With the establishment of Yellowstone National Park on March 1, 1872, Americans began embracing the idea of preserving and protecting the best of the United States’ natural treasures for the benefit and enjoyment of generations to come. In the years following the end of the Civil War, an increasing number of travelers navigated the country exploring and enjoying the landscape. They shared their discoveries and encounters through a variety of printed media, and soon these sites were recognized as iconic American landmarks. Places like Yellowstone, Niagara Falls, Yosemite and the Grand Canyon were extensively documented through photography, etchings, engravings and paintings. Those Americans who could not partake in an actual exploration of the country were able to enjoy the experience vicariously through the numerous images produced.
Artists were commissioned to document the American landscape as a way to both familiarize the urban dweller with places of leisure, as well as to convince the public of the promise and opportunity held by the distant corners of the country. By engaging with these now iconic places, Americans were able to construct a unique identity as well as develop a sense of national pride in their country’s landscape. Interestingly though, the pursuit of a national identity overrode notions of authenticity, and many of these resounding images were doctored so as to appear more poignant and glamorous.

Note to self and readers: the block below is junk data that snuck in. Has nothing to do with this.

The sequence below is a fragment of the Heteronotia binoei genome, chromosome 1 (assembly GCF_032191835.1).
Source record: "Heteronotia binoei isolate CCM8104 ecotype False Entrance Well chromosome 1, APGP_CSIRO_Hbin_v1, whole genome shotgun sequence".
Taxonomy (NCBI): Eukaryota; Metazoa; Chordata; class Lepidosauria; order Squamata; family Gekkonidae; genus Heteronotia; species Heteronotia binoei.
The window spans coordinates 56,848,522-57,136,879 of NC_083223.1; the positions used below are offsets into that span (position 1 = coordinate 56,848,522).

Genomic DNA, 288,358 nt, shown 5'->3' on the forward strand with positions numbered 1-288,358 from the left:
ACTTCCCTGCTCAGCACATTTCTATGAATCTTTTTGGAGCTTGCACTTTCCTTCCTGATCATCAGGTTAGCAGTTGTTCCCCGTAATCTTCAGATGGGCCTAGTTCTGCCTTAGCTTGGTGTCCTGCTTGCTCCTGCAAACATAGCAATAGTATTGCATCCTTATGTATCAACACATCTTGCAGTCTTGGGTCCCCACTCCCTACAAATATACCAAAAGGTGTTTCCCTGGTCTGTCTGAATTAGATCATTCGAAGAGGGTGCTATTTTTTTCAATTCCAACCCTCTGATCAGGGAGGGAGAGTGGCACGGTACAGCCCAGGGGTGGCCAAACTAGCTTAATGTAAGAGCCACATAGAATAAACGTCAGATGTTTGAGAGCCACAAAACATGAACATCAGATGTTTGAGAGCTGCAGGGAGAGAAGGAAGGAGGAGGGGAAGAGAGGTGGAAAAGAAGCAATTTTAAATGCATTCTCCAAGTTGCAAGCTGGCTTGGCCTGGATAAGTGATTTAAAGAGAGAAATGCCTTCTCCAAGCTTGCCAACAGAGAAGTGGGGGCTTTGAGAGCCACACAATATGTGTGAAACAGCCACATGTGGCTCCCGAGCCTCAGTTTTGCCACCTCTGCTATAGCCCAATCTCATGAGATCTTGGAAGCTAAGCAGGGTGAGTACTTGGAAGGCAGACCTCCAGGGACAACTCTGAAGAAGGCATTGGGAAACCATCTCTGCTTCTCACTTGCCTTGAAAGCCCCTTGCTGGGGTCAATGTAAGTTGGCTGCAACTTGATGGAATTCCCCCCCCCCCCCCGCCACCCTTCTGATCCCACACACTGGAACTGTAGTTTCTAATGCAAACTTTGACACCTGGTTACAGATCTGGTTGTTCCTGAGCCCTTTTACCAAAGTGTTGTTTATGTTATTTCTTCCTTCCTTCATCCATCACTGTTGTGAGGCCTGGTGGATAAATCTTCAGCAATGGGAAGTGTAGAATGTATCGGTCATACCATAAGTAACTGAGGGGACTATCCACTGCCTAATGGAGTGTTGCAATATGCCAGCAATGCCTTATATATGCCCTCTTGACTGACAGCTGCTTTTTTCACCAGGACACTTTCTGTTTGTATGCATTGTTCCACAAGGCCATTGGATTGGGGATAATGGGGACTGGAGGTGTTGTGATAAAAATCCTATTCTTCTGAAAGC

The deck of playing cards in the Cooper-Hewitt collection is a spirited yet telling embodiment of the notions circulating throughout America at the end of the 19th century. The game consists of 52 cards, each with a photo of the most renowned and picturesque landmarks of Yellowstone National Park. Likely the object of the game was to separate the cards into groups of twelve as constituted by a suite, labeled A-D. The winner was the player who had the greatest number of complete suites at the end of the game. These cards functioned both as an educational tool and a unique vehicle through which Americans could become “urban armchair travelers”, exploring the wonders of the United States from the comfort of their homes.
For more information on the unique ideas circulating through the American consciousness at the end of the 19th century, please reference the exhibition catalogue Frederic Church, Winslow Homer & Thomas Moran: Tourism and the American Landscape. Adventure awaits – Happy trails!